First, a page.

Ah, Vermont. Covered bridges and country lanes, steeples and snow, green pastures dotted with Holsteins. That's the postcard state where my mother, Virginia Brewster Coy, was born in 1933. She left to raise a family in Connecticut but returned a dozen years ago. She loved to quilt, garden, ski, jog, tend her beehives, or just stoke the wood stove.
But right on Mom's heels came the shoppers. Her hometown of Manchester, a quiet resort famed since the mid-1800s for wealthy summer visitors and excellent fly-fishing, became a mecca of upscale-clothing discount stores. Ralph Lauren, Calvin Klein, Donna Karan, Brooks Brothers, J. Crew, and others started opening factory outlets within half a mile of each other in the early 1980s. There was an acquisitive buzz in the air, and traffic was jamming more frequently at the crossroads of Route 7A and the merged 11 and 30: Malfunction Junction, as it's known locally. Such urban problems led the National Trust for Historic Preservation to designate Vermont this year as one of America's 11 most "endangered historic places," the first time an entire state made the list.
Mom felt it. Even though she had a job in retail, as a salesclerk for the locally based Orvis Co., she decided to take a stand against overdevelopment by running for a seat on the town planning commission. She never got the chance. Last May, during the most glorious spring weather I can remember in Vermont, Mom died in a hospital in Bennington from a virus that attacked her heart. I decided to write about Manchester, not so much to take up her campaign as to explore what's happening to the place she loved.
Designer-clothing outlets now are packed into the valley like cordwood. Word of Manchester has even reached Milan, Italy, where executives of Giorgio Armani chose it for their first factory outlet. Among the items on sale there recently: a brocaded jacket with skirt for $2,600, half the New York price.
SMALL SIGNS. The outlets have brought some good. At a time when many Vermont towns are dying, Manchester is pulsing. With a population of less than 4,000, the town should ring up $200 million in sales of goods and services this year. Retail growth has helped keep residential property taxes flat. And there are actually more jobs in town than residents.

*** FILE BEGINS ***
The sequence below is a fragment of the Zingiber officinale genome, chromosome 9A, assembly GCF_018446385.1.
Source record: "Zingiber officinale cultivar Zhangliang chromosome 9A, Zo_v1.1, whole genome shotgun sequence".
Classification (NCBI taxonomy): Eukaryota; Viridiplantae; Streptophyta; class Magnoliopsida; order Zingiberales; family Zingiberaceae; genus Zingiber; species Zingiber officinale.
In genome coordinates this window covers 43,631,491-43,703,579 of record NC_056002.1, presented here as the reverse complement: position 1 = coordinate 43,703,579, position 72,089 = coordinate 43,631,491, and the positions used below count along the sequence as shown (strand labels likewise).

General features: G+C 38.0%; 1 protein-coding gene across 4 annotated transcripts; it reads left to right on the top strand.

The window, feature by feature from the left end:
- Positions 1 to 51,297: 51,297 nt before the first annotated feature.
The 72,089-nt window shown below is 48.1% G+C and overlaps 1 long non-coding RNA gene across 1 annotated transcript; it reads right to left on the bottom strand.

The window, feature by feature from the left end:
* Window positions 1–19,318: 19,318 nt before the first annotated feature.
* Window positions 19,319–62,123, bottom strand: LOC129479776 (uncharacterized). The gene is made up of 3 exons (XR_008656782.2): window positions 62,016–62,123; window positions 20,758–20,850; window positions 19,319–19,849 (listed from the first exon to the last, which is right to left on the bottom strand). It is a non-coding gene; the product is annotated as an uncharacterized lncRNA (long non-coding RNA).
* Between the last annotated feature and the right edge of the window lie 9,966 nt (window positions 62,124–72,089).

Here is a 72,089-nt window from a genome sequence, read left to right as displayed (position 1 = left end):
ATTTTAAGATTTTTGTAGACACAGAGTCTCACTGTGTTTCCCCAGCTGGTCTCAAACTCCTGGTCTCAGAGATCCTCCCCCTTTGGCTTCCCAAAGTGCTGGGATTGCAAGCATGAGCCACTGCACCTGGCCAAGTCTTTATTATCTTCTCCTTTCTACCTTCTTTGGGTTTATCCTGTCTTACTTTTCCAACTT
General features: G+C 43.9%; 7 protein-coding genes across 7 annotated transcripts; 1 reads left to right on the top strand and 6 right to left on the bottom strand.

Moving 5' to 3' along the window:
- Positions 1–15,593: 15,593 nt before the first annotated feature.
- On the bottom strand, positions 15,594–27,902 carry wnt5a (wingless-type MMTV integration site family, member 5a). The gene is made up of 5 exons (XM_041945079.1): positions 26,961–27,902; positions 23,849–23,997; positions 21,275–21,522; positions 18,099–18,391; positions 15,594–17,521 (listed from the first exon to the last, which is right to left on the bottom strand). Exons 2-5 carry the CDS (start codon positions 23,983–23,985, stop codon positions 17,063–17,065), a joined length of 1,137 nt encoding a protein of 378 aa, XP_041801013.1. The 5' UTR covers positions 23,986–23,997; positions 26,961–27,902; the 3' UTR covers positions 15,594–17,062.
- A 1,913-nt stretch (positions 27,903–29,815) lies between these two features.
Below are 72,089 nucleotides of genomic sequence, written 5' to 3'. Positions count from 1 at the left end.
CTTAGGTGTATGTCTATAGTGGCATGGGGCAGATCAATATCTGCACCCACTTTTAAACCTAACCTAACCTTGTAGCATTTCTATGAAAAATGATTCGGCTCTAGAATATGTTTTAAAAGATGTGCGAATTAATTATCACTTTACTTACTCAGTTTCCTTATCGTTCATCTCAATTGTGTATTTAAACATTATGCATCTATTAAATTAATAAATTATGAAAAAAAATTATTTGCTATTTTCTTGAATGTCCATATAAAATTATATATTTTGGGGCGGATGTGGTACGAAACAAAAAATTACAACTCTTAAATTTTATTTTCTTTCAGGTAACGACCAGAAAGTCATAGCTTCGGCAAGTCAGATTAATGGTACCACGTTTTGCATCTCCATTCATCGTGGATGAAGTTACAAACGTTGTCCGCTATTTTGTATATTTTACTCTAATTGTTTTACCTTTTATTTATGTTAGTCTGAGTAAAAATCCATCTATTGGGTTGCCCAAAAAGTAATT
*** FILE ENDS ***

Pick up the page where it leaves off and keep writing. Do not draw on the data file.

Manchester Center is no wasteland shopping strip, either. Signs are small. Retail development is contained within a 110-acre downtown, less than 1% of Manchester's land area, so people can walk between shops. At Malfunction Junction, a park is going in where a car dealership once stood.
In fact, many locals are pleased. Bob Stannard, an eighth-generation Vermonter who's a town selectman, admits he would rather hunt than shop and misses the old Combination Cash store (now an Overland Outfitters boutique) where he bought model airplanes as a child. Still, he says, "I do what most Vermonters do. I adapt to what's around us." As for the traffic, he asks: "Would I rather be in a town that has a traffic concern, or a town that has no traffic and everybody out of work?" Vermont's jobless understand that. IBM, General Electric, and Digital Equipment have cut their Vermont payrolls, and the dairy industry is hurting.
So what's wrong with Manchester's boom? People who want to slow its growth say something precious and irreplaceable--a quiet dignity--is being cast away. And they question those who justify overdevelopment here by pointing to other towns' economic depression as the alternative. One skeptic is 70-year-old Ferdinand "Nundy" Bongartz, a friend of my parents and lead author of Manchester's zoning laws back in 1970. Bongartz argues that out-of-towners have been the main winners from Manchester's boom: developers, retailers, and even employees, most of whom live elsewhere. In any case, pay is hardly munificent: Despite its "gold town" reputation, he notes, Manchester's average annual pay per worker is below the state average. And, he says, rising rents are squeezing businesses that serve locals.
As for the retail architecture, which tends to use more glass than your traditional Vermont building, Bongartz snipes: "If Manchester aspires to look like suburban Westchester [County, N.Y.], we're doing nicely."
Such frankness proved costly this year to the crusty Bongartz, who sold woodcrafts in town for 42 years. The Board of Selectmen booted him off the appointed planning commission after he deep-sixed one developer's project by having the commission denounce it before a state panel. Such battles have broken bonds of friendship that are important in small towns.
"REAR-GUARD ACTION." The conflicts pain First Selectman Ivan Beattie, who has come out in favor of developers in several critical decisions. Beattie breeds Morgan horses on the north end of town. His father and my grandfather used to hitch their Morgans to sulkies and trot them together. When I go out to meet him, Beattie is changing the oil on a beat-up tractor. He observes that it's nothing new for the people of Manchester to depend on the money of outsiders. "My father had 17 brothers and sisters," he says. "Most of the sisters were maids. Most of the brothers were caretakers and handymen."
As Beattie says, the real change is a change in American society. Yesterday's visitors came to fish, golf, ski, or maybe just to inhale. Today, many come for one thing alone: fantastic bargains on racks and racks of designer labels. And Manchester is accommodating them.
Nundy Bongartz isn't hopeful about arresting the trend: "I look on planning as a rear-guard action. You can't gain ground. You can only lose it little by little." If that's so, then my mother's Manchester is destined to shrink away like the last pockets of snow on Mt. Equinox next May.